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Zoo Does Its Part to Support Pollinators

Beehive
Zookeepers inspect the hive, looking for eggs and honey production.

Posted July 2021

Pollinators such as birds, butterflies, and bees play a critical role in the global ecosystem. Pollination, the act of moving pollen within and between flowers, allows plants to be fertilized and results in healthy fruit and viable seeds. Most of the world’s seed-bearing plants must be pollinated to survive, including most of the crops grown worldwide. Without pollination, humans wouldn’t be able to grow the food we need to survive.

One way the Zoo supports pollinators is by managing an active beehive. Established two years ago and located next to the former Dall sheep habitat, the hive is used as an educational tool to teach visitors about the importance of pollinators.

Beehive
Zookeepers monitor the number of bees that live in the hive.

A team of zookeepers inspect the hive every two weeks, checking for eggs, larvae, and honey production. They monitor the number of bees making their homes in the hive and add extra boxes to the hive when more space is needed. In the spring and fall, when food can become scarce, the team feeds the bees sugar water. Zookeepers report that the hive is currently thriving.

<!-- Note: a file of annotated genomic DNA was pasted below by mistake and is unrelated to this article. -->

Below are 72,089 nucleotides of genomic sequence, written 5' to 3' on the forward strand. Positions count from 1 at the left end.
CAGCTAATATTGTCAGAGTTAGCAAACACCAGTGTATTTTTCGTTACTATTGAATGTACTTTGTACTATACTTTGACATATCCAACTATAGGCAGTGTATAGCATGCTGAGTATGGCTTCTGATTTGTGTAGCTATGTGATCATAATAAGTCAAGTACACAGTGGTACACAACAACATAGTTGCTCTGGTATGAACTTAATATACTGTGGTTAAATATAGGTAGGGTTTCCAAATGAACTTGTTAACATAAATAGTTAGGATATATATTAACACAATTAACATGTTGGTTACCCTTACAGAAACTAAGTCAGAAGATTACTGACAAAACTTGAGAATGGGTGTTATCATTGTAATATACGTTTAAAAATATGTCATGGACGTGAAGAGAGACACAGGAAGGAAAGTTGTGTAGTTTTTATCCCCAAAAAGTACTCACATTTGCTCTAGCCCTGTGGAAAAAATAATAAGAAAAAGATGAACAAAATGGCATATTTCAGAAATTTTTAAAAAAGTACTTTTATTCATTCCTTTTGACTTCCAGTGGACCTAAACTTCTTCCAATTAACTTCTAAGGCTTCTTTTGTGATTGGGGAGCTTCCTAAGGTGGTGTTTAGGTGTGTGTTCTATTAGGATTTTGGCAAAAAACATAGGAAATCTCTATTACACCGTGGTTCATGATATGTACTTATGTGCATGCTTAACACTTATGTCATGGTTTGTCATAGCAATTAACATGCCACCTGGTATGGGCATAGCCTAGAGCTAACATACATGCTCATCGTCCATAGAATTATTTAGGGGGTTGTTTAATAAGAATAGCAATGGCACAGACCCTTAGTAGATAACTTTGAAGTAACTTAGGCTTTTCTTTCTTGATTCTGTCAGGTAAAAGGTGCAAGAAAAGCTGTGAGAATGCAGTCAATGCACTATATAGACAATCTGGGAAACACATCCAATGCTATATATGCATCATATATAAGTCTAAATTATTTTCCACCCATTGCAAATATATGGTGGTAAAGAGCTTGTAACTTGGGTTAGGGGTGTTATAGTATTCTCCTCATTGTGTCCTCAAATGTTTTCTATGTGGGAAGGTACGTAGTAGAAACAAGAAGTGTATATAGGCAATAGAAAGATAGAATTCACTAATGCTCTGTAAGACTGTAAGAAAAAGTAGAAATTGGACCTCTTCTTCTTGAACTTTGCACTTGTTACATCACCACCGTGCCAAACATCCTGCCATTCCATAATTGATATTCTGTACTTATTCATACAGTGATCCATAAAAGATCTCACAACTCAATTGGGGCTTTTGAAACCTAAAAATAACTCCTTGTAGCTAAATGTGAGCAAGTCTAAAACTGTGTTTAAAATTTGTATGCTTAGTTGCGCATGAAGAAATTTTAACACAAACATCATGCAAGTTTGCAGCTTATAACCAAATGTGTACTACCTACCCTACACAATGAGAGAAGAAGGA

Although pollinators across the globe currently face many threats, there are some easy steps we can take in our own lives to support pollinators. Planting native plants is one of the best ways to support pollinators, since local pollinator populations require plants native to an area to thrive in the wild. We can also take steps to reduce our carbon footprint and reduce habitat loss due to climate change by doing simple things like buying locally grown produce and organic food, walking or using public transportation when possible, and reducing our consumption, and recycling.

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